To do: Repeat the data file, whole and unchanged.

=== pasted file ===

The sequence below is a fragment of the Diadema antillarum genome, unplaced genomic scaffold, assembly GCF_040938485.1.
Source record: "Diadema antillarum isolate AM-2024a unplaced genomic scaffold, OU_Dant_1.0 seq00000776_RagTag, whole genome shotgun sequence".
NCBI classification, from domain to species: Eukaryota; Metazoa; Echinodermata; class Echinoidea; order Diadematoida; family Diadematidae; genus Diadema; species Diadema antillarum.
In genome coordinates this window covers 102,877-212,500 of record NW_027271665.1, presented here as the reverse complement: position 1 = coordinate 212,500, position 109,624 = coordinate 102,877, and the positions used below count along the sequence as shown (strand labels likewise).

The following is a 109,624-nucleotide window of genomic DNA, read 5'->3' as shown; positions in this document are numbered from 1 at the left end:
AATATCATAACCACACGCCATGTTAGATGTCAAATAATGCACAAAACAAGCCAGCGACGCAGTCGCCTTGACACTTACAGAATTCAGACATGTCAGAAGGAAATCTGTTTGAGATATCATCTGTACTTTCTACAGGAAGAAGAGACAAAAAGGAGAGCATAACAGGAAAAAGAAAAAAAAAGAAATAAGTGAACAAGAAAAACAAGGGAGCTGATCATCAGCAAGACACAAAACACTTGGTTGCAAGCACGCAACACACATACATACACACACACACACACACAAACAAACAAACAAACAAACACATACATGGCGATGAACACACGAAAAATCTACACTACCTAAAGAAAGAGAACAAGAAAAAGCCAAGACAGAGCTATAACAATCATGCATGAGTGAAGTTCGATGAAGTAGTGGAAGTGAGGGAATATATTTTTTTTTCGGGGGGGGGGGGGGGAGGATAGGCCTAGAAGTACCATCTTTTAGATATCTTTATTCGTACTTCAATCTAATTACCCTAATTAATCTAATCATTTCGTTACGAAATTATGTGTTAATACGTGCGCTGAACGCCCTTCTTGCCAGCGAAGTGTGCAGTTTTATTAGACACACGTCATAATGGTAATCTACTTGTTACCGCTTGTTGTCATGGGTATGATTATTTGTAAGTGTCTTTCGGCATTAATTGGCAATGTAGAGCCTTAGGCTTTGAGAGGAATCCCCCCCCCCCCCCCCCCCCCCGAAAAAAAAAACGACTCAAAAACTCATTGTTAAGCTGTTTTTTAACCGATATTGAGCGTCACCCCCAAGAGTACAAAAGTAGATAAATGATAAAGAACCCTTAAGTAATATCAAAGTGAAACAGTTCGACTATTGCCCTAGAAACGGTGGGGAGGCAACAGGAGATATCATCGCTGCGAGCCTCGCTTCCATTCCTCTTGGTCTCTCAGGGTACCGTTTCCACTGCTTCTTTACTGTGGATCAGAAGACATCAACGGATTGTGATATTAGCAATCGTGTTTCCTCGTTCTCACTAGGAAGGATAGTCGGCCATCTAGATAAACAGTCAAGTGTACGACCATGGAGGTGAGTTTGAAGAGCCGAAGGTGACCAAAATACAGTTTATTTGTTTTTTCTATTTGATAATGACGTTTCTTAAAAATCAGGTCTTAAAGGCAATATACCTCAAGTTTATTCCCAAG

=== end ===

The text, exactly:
The sequence below is a fragment of the Diadema antillarum genome, unplaced genomic scaffold, assembly GCF_040938485.1.
Source record: "Diadema antillarum isolate AM-2024a unplaced genomic scaffold, OU_Dant_1.0 seq00000776_RagTag, whole genome shotgun sequence".
NCBI classification, from domain to species: Eukaryota; Metazoa; Echinodermata; class Echinoidea; order Diadematoida; family Diadematidae; genus Diadema; species Diadema antillarum.
In genome coordinates this window covers 102,877-212,500 of record NW_027271665.1, presented here as the reverse complement: position 1 = coordinate 212,500, position 109,624 = coordinate 102,877, and the positions used below count along the sequence as shown (strand labels likewise).

The following is a 109,624-nucleotide window of genomic DNA, read 5'->3' as shown; positions in this document are numbered from 1 at the left end:
AATATCATAACCACACGCCATGTTAGATGTCAAATAATGCACAAAACAAGCCAGCGACGCAGTCGCCTTGACACTTACAGAATTCAGACATGTCAGAAGGAAATCTGTTTGAGATATCATCTGTACTTTCTACAGGAAGAAGAGACAAAAAGGAGAGCATAACAGGAAAAAGAAAAAAAAAGAAATAAGTGAACAAGAAAAACAAGGGAGCTGATCATCAGCAAGACACAAAACACTTGGTTGCAAGCACGCAACACACATACATACACACACACACACACACAAACAAACAAACAAACAAACACATACATGGCGATGAACACACGAAAAATCTACACTACCTAAAGAAAGAGAACAAGAAAAAGCCAAGACAGAGCTATAACAATCATGCATGAGTGAAGTTCGATGAAGTAGTGGAAGTGAGGGAATATATTTTTTTTTCGGGGGGGGGGGGGGGAGGATAGGCCTAGAAGTACCATCTTTTAGATATCTTTATTCGTACTTCAATCTAATTACCCTAATTAATCTAATCATTTCGTTACGAAATTATGTGTTAATACGTGCGCTGAACGCCCTTCTTGCCAGCGAAGTGTGCAGTTTTATTAGACACACGTCATAATGGTAATCTACTTGTTACCGCTTGTTGTCATGGGTATGATTATTTGTAAGTGTCTTTCGGCATTAATTGGCAATGTAGAGCCTTAGGCTTTGAGAGGAATCCCCCCCCCCCCCCCCCCCCCCGAAAAAAAAAACGACTCAAAAACTCATTGTTAAGCTGTTTTTTAACCGATATTGAGCGTCACCCCCAAGAGTACAAAAGTAGATAAATGATAAAGAACCCTTAAGTAATATCAAAGTGAAACAGTTCGACTATTGCCCTAGAAACGGTGGGGAGGCAACAGGAGATATCATCGCTGCGAGCCTCGCTTCCATTCCTCTTGGTCTCTCAGGGTACCGTTTCCACTGCTTCTTTACTGTGGATCAGAAGACATCAACGGATTGTGATATTAGCAATCGTGTTTCCTCGTTCTCACTAGGAAGGATAGTCGGCCATCTAGATAAACAGTCAAGTGTACGACCATGGAGGTGAGTTTGAAGAGCCGAAGGTGACCAAAATACAGTTTATTTGTTTTTTCTATTTGATAATGACGTTTCTTAAAAATCAGGTCTTAAAGGCAATATACCTCAAGTTTATTCCCAAG